Review: Well, this is the story I knew I had to review sooner or later. There is no villain more iconic for the show than the Daleks. They are the only enemy that every single Doctor (including Paul McGann if you count the Big Finish stories, which I do) has encountered at least once. I feel that no Doctor has been tested until he has faced the Daleks.  So, what do I think of the original? Meh. This story is one of the slowest classic serials, right up there with The War Games. If you’re curious about what the first Dalek story was like, by all means watch it, but it’s not something that should be rewatched.

Overall Review: 5/10

Continuity: The Doctor would not visit Skaro again until “Genesis of the Daleks”. This story is the first–and to my knowledge the only–story where we actually see how people eat on the TARDIS. It is also the only story where the Daleks are powered by static electricity.

Trivia: This story almost didn’t happen. When Sydney Newman, one of the co-creators of Doctor Who, started the show, he said “no bug-eyed monsters and no robots”. The Daleks was something he felt was against what he proposed, however, this was the only serial that was ready after “An Unearthly Child” finished production. Lambert was adamant that it would air, and she fought for it. “The Daleks”working title was “The Mutants”. This story was later adapted into the movie Dr. Who and the Daleks, with Peter Cushing (who also played Grand Moff Tarkin in Star Wars: A New Hope) as the Doctor.

The Keys of Marinus

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Writer: Terry Nation

Director: John Gorrie

Producer: Verity Lambert

No. of Episodes: 6 (“The Sea of Death”, “The Velvet Web”, “The Screaming Jungle”, “The Snows of Terror”, “Sentence of Death”, “The Keys of Marinus”)

Season: 1, ep. 5 (21-26)

Companions: Susan (Carole Ann Ford), Barbara Wright (Jacqueline Hill), and Ian Chesterton (William Russell)

Summary: The Doctor and companions arrive on the planet Marinus. There, they discover a machine that has eradicated all evil thought. That is, until the Voords came and removed six micro-circuits, or keys.  The Doctor and companions must travel between zones located on the planet in order to recover the keys if they want access to the TARDIS again.

Review: This is a unique story for Classic Who in that it’s the most episodic of the serials.  Each “fetch quest” almost feels like a separate story within the main story.  The different sets are nice, especially the one used for the first episode (the DVD includes an extra about the construction of each set.) The Voords look kind of silly and don’t seem nearly as iconic as the Cybermen or the Daleks, but I still like the idea because the writers know that they want the show to be known for more than just the Daleks.  Each of the different zones has its own unique culture, something you don’t normally see in science fiction.  Terry Nation really was one of the best writers on the show, and this is a good example of that.  I can’t recommend this story enough.

Overall Review: 8/10

Continuity: Ian is wearing the same robe he wore in the preceding serial, “Marco Polo”.

Trivia: This is one of two stories by Terry Nation that do not feature Daleks. (the other one is “The Android Invasion”.)

The Tenth Planet

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Writer: Kit Pedler & Gerry Davis (Gerry Davis wrote parts 3 and 4)

Director: Derek Martinus

Producer: Innes Lloyd

Season: 4, ep 2 (5-8)

No. of Episodes: 4 (note: ep 4 is restored with animation)

Companions: Ben Jackson (Michael Craze) Polly (Anneke Wills)

Summary: The Doctor and his companions arrive at the Snowcap Base in 1986, which is supervising the Zeus IV mission to probe the atmosphere. The instruments reveal that a new planet has appeared in the sky, one with landmasses identical to Earth.  Before they can get the word out, the base is attacked and the Doctor encounters the Cybermen for the first time. The Cybermen come from the new planet, which is named Mondas.  They explain that as their bodies weakened, they created cybernetic parts to replace their weaknesses, including emotions.  General Cutler, who is overseeing the mission, receives word that that his son has been sent on a mission to rescue Zeus IV, but has died.  This angers Cutler and he attempts to use a nuclear bomb to stop the Cybermen. The Doctor has been weakened by his old age, but he is able to stop Cutler, but not before Mondas is destroyed.  This also kills the Cybermen, as they needed the planet to survive.  The Doctor takes his companions to the safety of the TARDIS, where he collapses and regenerates for the first time.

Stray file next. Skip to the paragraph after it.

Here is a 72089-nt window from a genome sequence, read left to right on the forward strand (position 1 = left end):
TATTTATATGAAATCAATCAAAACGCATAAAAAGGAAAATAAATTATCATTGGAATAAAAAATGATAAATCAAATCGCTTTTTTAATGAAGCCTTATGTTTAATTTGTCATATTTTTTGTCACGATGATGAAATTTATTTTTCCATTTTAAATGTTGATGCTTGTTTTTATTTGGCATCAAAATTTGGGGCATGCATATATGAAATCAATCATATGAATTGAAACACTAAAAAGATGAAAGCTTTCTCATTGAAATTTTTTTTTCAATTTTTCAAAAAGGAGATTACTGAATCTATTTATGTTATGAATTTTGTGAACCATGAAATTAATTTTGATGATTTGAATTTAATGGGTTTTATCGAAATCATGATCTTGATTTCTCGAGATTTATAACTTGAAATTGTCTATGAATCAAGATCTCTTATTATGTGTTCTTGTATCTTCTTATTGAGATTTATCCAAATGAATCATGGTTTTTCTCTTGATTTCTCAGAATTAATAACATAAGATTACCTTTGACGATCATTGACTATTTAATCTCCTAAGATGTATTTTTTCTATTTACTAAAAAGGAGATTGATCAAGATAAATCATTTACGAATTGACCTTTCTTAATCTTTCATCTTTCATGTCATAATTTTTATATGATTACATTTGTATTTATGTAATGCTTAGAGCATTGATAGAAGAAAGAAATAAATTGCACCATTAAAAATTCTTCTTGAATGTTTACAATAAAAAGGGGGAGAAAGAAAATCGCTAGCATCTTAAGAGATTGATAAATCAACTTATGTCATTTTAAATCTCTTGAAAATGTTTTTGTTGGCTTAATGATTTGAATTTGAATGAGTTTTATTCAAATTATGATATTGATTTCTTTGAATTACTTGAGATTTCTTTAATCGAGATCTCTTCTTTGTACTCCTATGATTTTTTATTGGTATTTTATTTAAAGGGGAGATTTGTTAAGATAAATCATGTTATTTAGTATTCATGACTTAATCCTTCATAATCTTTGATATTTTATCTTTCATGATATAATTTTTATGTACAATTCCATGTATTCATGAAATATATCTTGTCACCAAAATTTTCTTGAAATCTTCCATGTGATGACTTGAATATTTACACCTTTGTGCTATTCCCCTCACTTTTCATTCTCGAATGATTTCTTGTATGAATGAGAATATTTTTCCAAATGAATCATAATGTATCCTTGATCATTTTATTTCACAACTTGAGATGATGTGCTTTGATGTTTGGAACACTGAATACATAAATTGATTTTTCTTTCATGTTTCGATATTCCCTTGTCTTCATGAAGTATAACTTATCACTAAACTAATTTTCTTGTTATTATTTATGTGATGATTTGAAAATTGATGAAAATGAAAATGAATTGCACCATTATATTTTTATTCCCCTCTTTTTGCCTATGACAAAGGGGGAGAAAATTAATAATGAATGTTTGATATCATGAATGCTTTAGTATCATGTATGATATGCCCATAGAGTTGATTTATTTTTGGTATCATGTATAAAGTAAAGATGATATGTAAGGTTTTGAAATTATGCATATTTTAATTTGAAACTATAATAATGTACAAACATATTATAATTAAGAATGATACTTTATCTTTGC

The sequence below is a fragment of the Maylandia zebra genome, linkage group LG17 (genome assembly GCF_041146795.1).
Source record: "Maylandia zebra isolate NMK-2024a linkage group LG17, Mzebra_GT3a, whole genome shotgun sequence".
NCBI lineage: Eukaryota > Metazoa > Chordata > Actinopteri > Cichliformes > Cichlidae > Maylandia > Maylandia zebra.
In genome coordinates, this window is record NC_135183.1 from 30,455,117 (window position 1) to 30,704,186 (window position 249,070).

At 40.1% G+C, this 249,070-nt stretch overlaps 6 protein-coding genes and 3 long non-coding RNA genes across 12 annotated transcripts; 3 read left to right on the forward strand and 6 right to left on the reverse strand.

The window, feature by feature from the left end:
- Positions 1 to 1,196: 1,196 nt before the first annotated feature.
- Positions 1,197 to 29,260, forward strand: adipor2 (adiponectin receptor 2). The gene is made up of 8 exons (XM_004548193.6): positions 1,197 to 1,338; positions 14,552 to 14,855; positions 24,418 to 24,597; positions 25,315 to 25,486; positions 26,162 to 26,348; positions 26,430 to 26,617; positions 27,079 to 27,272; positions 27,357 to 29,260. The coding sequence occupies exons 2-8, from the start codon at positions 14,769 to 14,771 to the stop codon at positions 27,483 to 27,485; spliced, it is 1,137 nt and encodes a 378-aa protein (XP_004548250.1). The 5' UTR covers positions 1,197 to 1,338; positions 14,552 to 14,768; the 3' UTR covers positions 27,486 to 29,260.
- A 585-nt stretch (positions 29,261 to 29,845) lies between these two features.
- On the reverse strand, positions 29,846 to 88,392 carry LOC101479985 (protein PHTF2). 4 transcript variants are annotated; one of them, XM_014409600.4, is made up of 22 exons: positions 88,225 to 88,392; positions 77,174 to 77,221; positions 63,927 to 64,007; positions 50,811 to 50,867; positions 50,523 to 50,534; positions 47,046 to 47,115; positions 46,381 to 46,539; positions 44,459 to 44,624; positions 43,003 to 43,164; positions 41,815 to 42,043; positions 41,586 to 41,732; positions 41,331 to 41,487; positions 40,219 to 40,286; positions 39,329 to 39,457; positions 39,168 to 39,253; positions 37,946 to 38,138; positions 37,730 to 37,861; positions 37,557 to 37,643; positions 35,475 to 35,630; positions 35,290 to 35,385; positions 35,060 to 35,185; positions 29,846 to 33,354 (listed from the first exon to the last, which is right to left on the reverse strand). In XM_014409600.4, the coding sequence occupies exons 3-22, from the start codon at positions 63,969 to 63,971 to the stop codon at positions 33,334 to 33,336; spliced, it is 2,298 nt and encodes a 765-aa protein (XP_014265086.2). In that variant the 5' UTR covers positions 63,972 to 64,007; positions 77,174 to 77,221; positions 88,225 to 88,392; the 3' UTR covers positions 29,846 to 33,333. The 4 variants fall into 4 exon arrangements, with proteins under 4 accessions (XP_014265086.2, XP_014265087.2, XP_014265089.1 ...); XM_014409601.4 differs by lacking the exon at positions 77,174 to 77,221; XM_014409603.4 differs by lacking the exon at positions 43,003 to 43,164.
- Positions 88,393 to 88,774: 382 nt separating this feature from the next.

Review: The story is pretty good. Because of Hartnell’s poor health (he couldn’t even participate in the third part), it’s up to Ben and Polly to do most of the heroics.  Up until this point, I really didn’t know what to make of this duo as neither of the stories I’d seen previously really gave me time to get to know them.  Ben and Polly are still not among my favorites (Personally, I feel Polly is a waste of space), but they are good here.  Cutler is a great antagonist, as his anger at the loss of his son interferes with his rationale.

The Cybermen are a real deal-breaker for me, sadly. Their costumes are bulky and laughable. Their voices are too shrilly (although that could also be my over-sensitive ears). I’m not bothered at how the Doctor dies, as I feel it still fits his character, and he is defiant to the end.  Overall, the story met my expectations.

Overall Review: 7/10

Continuity: This is the only story where the Cybermen have names and human hands. The Doctor’s death is not called a regeneration until “Planet of the Spiders”.  Big Finish’s audio drama Spare Parts tells the origin of the Mondas Cybermen.  In “Attack of the Cybermen”, the Cybermen travel back to 1985 to attempt to prevent Mondas’s destruction, but are thwarted by the Sixth Doctor and Peri.  In the Big Finish Companion Chronicle The First Wave, the First Doctor’s death is retold from the perspective of Oliver Harper’s ghost (Oliver Harper is a Big Finish exclusive companion). The Eighth Doctor also encountered this variant of the Cybermen in The Silver Turk.